At least eight duped by Kamloops financial planner
It was February of 2010 and Carol had just gone through a divorce.
She received a financial settlement — enough to pay her daughter’s tuition fees and keep $10,000 set aside for a down payment on a house.
Carol gave the $10,000 to her financial planner, Ed Chieduch — someone she trusted and considered a friend. When it came time to put an offer on a house, neither Chieduch nor the money were anywhere to be found.
Margaret was a 60-year-old woman living in Kamloops and she had $100,000 she was looking to invest.
Chieduch took her money, saying it would go into a high-yield real-estate fund.
When Margaret died in 2010, her daughter contacted Chieduch, looking to collect the cash.
What she received instead was an IOU.
In August of 2008, Matthew was a 28-year-old entrepreneur.
Chieduch, someone Matthew had known for a long time, approached him and said he had a great investment opportunity.
Matthew handed over $20,000 and signed a contract for a two-year term, not thinking much of it.
When Matthew noticed his dividend payments weren’t coming through, he called Chieduch, who blamed the mix-up on a secretary who had been “stealing the money.”
That was another lie.
Chieduch, 58, has admitted in court to eight separate investment frauds — including the three listed above.
(KTW spoke with a number of Chieduch’s eight victims. Carol, Margaret and Matthew are not the actual names of the people involved in the stories detailed above.)
In April 2011, Chieduch was charged with eight counts of fraud over $5,000. Last month, during a brief appearance in a Kamloops courtroom, he pleaded guilty to a single amended count covering each of the eight offences.
He is due back in court next month to set a date for sentencing.
None of the circumstances of Chieduch’s offences have been read in court — that will take place during his sentencing hearing.
Despite that, KTW has obtained a lengthy collection of court documents — in addition to victim interviews — outlining some of his tactics.
Chieduch, who did business as Chieduch Financial, with an office inside a Victoria Street building, was apparently a trusted financial advisor.
Licensed as an insurance salesman — that certification was yanked in 2010, when allegations regarding the frauds began to come to light — he oversaw the investment of large amounts of money on his clients’ behalf.
Court records show Chieduch’s frauds began in 2005, but those close to him believe shady investments had been going on for some time before then.
He would tell his victims — with many of whom he had personal friendships — he had a hot investment opportunity.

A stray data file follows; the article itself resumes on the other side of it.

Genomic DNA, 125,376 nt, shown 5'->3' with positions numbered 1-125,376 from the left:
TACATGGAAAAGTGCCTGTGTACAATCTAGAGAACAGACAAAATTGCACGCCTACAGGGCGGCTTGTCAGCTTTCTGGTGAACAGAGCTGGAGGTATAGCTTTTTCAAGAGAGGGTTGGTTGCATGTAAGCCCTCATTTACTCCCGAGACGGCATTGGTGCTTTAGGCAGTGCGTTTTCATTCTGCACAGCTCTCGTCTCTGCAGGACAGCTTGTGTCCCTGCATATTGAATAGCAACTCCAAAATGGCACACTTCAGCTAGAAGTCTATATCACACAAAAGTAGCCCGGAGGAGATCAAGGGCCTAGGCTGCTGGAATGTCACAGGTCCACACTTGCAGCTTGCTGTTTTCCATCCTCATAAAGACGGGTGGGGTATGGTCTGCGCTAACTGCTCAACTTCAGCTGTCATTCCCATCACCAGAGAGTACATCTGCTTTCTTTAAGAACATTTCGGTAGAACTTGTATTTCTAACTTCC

A “real-estate equity fund” is what Chieduch called it, promising a tax-free 10 per cent return annually.
According to a lawsuit filed by one of the victims listed in the criminal charges, Chieduch even described the investment as “100 per cent guaranteed.”
It worked like this: A client handed his or her money and banking information to Chieduch. Chieduch promised to deposit the earnings into the client’s bank account each month. Every 30 days, a dividend return was to be deposited into the client’s account.
The papers were drawn up on letterhead of a well-known insurance company, but clients were often asked to pay with personal cheques made out to Ed Chieduch.
When it came time for those returns to start accumulating in clients’ bank accounts, payment was sporadic at best.
“He was robbing Peter to pay Paul,” one victim told KTW.
“It was a big Ponzi scheme,” said another.
One thing no one is certain about is just where the stolen money was going.
Allegations ranged from drugs to booze to women to misguided investments of his own — but that’s something that won’t be certain until Chieduch is sentenced as he could not be reached by KTW.
A visit to his last known Kamloops address — a house on Nicola Street — also proved fruitless.
Unclear for now is the total amount of money Chieduch swindled.
That will likely be made clear upon sentencing.
One issue raised by a number of former clients, and others close to Chieduch, is the number of victims — eight — listed in the criminal charges.
“I heard there were a lot more than that,” said one victim.
“I think this was going on long before we heard about it,” said another victim.
The 2010 Insurance Council of B.C. decision to cancel Chieduch’s licence described him as “an immediate risk to the public.”
The decision also hinted at the possibility there were many victims.
In addition to the criminal charge to which Chieduch has pleaded guilty, there is an ongoing lawsuit filed by one of the victims.
Chieduch was also sued by the company from which he used to rent his Victoria Street office.
Last year, a judge ordered he pay the company $5,395.20 to cover a $2,000 loan, in addition to unpaid rent and postage bills.
Other victims who have yet to file lawsuits against Chieduch hinted to KTW they still might do so.
“But, what’s the point?” one asked.
“The chance of getting your money back at this point is very slim.”
Chieduch is slated to return to court on May 10, at which time a date will be set for his sentencing hearing.
He remains out of custody.
Kamloops RCMP Const. Bernie Ward said any additional investors who dealt with Chieduch and feel they might have been duped can call the local detachment at 250-828-3000.